My ramblings on those two magickal days inspired the theme for September and October: Autumn Enchantments!

A view from the Sundial Garden

Do the Shuffle*

* Rest assured: in this post, by no means shall we be discussing glitter balls or disco music!

Thank you to the lovely Samantha of samanthamurdochblog for nominating me for the Shuffle the Music Tag, as originated by Life in a Blogshell. (If you aren’t already a devoted follower of Samantha’s merry musings, please do become acquainted; while you’re at it, check out Blogshell, too!) The challenge of this tag is to hit the shuffle button on my music player and discuss what the first 15 songs that come up mean to me. I don’t actually download music or own an iPod, so I listen the old-fashioned way: to the radio or the CD player in my car. So, I suppose the following is more of a dream playlist, a mixed tape of the mind!

As a teen in the late ’70s, I was fed a steady diet of what is now known, I suppose, as classic rock. I have happy memories of hanging around our basement, listening to my older siblings’ vinyl records and 45s – does anyone remember the excitement of rushing to the music store to buy a favourite group’s latest single, hot off the press? (The B side was almost always a disappointment.) It was a Golden Age of bands such as Chicago, Kansas and Boston, Led Zeppelin and The Who, The Rolling Stones, Pink Floyd, The Police, Queen, The Eagles, Dire Straits and so many more. It was also the heyday of soft rock and folk artists such as Elton John, Billy Joel, Cat Stevens, James Taylor, Carole King, Jim Croce and Carly Simon, to name just a few.

My ultimate playlist isn’t confined only to ’70s rock. Because my parents were classical music fans and I started piano lessons at an early age, I grew up loving Bach, Mozart, Beethoven, et al. I also love me a beautiful solo voice, so some tenors and strong female voices make an appearance. And thoughtfully-crafted lyrics and melodies are very important to me, so I must give great songwriters a nod as well. Here goes, then, my Top 15 Playlist Shuffle, in a very particular order indeed:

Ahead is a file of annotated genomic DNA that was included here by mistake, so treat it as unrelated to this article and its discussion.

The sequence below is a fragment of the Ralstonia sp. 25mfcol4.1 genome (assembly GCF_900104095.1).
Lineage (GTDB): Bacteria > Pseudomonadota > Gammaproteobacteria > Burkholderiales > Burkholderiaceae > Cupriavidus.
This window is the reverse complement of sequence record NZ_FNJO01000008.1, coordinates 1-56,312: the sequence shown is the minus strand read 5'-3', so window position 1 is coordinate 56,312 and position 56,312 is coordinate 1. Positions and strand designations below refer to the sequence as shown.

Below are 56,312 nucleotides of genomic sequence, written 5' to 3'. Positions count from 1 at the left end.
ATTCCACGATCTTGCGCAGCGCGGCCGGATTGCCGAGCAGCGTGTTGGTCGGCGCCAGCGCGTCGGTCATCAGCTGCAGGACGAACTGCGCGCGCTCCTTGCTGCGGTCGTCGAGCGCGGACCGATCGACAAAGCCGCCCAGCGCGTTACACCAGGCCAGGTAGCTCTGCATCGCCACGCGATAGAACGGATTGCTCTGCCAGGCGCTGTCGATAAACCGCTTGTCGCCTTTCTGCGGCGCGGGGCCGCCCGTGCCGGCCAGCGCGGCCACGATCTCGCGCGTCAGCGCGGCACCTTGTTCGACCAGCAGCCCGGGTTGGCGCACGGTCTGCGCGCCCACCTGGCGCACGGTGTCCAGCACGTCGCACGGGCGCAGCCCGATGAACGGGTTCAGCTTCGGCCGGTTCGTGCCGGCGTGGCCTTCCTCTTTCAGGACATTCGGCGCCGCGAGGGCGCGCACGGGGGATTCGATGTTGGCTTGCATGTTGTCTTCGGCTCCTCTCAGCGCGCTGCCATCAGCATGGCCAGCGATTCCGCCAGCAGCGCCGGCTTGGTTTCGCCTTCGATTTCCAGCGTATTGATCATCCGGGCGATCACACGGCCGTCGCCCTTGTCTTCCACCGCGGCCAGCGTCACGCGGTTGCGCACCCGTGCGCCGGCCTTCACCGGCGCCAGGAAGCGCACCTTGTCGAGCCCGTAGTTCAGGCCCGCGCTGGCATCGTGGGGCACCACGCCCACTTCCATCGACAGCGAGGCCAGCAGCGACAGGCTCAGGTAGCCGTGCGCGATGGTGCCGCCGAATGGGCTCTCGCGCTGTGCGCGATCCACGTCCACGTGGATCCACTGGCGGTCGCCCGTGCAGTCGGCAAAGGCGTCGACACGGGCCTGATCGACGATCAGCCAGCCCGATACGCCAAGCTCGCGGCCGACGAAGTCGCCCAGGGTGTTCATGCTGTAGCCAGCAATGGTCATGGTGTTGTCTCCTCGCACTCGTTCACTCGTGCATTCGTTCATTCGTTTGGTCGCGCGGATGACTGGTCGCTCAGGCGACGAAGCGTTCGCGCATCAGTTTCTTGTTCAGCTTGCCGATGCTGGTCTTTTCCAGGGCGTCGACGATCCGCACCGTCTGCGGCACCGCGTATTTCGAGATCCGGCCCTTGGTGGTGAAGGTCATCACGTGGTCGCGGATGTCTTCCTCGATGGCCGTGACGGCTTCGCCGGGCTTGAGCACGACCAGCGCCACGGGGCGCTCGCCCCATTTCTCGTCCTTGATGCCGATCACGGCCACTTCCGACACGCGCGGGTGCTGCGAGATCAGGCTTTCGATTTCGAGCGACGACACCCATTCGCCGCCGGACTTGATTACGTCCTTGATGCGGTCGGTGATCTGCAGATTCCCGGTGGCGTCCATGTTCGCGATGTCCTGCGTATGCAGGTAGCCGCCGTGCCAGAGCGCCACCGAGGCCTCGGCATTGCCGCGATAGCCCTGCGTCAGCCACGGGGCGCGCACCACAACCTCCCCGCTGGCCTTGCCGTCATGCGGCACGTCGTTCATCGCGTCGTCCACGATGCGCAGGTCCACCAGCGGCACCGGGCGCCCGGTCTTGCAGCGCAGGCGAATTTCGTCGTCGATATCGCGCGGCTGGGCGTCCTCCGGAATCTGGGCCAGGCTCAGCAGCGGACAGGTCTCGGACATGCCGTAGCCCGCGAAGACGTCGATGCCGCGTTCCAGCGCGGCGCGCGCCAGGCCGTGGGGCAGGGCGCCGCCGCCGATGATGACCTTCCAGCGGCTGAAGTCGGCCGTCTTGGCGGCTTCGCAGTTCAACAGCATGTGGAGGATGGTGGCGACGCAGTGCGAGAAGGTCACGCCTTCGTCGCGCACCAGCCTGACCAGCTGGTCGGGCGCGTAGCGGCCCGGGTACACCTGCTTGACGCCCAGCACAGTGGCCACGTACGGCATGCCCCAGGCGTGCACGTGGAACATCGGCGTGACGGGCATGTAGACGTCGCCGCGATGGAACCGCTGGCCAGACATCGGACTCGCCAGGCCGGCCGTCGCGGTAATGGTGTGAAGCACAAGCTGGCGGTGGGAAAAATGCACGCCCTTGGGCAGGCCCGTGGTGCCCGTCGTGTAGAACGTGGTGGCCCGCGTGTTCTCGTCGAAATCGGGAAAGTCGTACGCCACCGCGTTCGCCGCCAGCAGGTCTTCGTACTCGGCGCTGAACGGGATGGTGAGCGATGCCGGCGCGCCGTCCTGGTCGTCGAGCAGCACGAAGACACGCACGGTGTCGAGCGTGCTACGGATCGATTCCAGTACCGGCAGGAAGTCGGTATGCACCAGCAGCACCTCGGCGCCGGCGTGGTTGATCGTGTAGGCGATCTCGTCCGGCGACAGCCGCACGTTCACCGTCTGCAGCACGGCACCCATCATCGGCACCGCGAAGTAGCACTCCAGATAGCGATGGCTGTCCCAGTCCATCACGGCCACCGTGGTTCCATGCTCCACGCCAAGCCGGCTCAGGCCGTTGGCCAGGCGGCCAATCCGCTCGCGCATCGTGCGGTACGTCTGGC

1. Rhiannon (Fleetwood Mac) • As an impressionable teen, I was enchanted with Stevie Nicks’ floaty brand of bohemian chic. (The picture of a very young Nicks in top hat will stay with me forever.) The group’s watershed albums Fleetwood Mac (1975) and Rumours (1976) got an awful lot of play in our house, and the mystic and ethereal Rhiannon, about a Welsh witch, helped spark an interest in Celtic mythology and get me started on my path. I love this song so much that the main character in my novel-in-progress bears the same name, and if I could have a soundtrack to my life, this one song would be it.

2. Landslide (Fleetwood Mac) • Once again, Nicks’ songwriting and vocals are at their best. She wrote the 1975 song, about her tumultuous relationship with bandmate Lindsey Buckingham, whilst staying alone in a hotel with a mountain view. I love the original as well as the 2006 live video version. I have performed this song on acoustic guitar; it’s a joy to play and sing.

3. Dog and Butterfly and Dream of the Archer (Heart) • Heart, who did their best work in the ’70s, is another group I grew up with. Lead singer Ann Wilson has an amazing vocal range (I can’t sing most of their stuff), and sister Nancy can shred guitar like nobody’s business. Their 1976 debut album, Dreamboat Annie, contains most of my favourites, including Crazy On You: ‘I was a willow last night in my dream / I bent down over a clear running stream / I sang you the song that I heard up above / and you kept me alive with your sweet-flowing love.’ Doesn’t get much better than that, except for the beautiful Dog and Butterfly (1978) and mandolin-infused Dream of the Archer, from 1977’s Little Queen – the cover of which had me longing to be a gypsy.

4. Legend (Clannad) • Okay, this is an entire album, not just one song, but each and every track is near and dear to my heart! I’ve mentioned before that Robin of Sherwood (1984-86) is my absolute all-time favourite TV series; Clannad’s haunting melodies, performed on traditional and modern instruments, were the perfect accompaniment. My top tracks are Herne and Scarlet. Clannad’s next album, Macalla (1985), featured Irish-language Caisleán Óir, another favourite used in the series.

5. Nocturne in C sharp Minor (Chopin) • This was my showpiece when I was taking lessons from my beloved – and very patient – piano teacher and performing in recitals. It made me fall in love with the Romantic movement. I just about aced all those runs and trills ….

6. The Moldau (Smetana) • Part of Smetana’s 1874 symphonic poem Má vlast (My Country), this piece so beautifully depicts the graceful and mighty meandering of the river through the Czech countryside, dotted with charming scenes of traditional rural life.